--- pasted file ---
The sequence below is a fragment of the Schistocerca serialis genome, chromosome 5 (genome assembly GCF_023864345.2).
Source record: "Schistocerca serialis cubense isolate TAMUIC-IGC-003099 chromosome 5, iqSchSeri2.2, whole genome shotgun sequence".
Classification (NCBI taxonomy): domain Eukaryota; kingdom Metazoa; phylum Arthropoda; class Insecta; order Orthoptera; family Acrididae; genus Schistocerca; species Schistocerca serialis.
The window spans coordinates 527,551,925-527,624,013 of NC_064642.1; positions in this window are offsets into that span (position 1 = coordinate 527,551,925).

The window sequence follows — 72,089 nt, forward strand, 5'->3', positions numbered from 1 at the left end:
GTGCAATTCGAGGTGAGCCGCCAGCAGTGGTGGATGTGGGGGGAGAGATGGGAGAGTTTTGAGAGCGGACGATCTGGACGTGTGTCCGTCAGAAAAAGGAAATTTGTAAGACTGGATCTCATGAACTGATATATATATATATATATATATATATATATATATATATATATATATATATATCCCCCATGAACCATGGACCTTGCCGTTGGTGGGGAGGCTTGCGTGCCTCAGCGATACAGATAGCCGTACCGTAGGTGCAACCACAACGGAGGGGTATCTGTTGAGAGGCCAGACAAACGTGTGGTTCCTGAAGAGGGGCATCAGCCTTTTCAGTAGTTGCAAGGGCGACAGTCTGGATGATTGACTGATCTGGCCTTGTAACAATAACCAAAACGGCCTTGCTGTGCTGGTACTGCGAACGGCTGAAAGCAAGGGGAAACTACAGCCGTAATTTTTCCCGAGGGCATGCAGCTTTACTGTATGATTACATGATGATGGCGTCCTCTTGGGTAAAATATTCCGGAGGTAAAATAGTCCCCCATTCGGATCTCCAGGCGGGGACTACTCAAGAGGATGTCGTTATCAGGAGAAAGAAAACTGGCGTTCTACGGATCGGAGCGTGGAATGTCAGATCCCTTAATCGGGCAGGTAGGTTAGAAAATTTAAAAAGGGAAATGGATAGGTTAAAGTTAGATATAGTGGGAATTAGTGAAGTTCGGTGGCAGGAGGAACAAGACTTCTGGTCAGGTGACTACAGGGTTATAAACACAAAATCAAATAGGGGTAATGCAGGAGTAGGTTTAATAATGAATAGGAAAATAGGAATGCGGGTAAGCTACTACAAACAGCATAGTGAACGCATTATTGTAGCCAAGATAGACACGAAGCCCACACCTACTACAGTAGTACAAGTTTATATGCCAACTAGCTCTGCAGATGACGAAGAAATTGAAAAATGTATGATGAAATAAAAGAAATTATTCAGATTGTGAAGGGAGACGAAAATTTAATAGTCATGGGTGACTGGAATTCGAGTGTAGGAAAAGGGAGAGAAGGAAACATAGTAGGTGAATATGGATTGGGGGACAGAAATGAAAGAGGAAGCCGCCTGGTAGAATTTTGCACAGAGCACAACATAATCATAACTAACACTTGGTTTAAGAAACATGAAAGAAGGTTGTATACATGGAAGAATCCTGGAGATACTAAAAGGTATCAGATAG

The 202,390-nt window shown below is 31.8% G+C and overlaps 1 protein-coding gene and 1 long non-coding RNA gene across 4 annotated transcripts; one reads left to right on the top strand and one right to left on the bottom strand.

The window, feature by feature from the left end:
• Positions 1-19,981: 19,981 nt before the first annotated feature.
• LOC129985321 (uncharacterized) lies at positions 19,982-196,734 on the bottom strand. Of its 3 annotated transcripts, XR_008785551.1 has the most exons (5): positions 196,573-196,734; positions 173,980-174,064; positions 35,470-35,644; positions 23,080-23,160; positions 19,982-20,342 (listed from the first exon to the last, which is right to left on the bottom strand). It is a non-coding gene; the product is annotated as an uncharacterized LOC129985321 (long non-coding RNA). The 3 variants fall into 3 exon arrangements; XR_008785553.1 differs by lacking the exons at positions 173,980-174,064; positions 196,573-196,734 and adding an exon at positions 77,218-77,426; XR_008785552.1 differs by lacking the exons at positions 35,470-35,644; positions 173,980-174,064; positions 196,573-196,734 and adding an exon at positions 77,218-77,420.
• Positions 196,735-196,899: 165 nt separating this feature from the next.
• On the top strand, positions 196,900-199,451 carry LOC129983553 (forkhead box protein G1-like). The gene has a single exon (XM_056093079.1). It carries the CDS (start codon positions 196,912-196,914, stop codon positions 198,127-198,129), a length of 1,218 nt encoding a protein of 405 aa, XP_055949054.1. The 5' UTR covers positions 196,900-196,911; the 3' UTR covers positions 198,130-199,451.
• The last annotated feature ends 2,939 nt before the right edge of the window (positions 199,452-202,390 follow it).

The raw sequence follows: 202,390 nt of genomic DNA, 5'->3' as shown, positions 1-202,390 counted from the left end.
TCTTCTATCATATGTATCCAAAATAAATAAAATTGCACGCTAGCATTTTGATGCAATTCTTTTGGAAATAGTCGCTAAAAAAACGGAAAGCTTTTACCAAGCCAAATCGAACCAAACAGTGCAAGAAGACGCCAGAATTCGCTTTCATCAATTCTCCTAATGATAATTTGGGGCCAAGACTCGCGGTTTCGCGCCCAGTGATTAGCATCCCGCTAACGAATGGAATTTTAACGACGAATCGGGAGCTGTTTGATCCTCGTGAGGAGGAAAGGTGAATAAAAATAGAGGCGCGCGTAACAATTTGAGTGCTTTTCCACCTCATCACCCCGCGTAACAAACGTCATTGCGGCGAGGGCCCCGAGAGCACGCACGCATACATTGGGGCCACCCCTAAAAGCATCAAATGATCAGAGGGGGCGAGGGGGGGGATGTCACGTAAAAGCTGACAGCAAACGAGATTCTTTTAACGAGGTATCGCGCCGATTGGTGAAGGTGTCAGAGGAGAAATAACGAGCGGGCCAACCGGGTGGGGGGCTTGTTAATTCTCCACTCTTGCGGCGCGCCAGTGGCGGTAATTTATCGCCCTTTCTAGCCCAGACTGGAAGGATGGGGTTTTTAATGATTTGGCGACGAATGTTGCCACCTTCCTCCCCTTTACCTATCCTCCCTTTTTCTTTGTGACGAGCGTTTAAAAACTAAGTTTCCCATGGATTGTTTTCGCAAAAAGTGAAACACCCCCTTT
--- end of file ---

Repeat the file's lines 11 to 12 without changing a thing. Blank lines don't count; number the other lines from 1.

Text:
• Positions 196,735-196,899: 165 nt separating this feature from the next.
• On the top strand, positions 196,900-199,451 carry LOC129983553 (forkhead box protein G1-like). The gene has a single exon (XM_056093079.1). It carries the CDS (start codon positions 196,912-196,914, stop codon positions 198,127-198,129), a length of 1,218 nt encoding a protein of 405 aa, XP_055949054.1. The 5' UTR covers positions 196,900-196,911; the 3' UTR covers positions 198,130-199,451.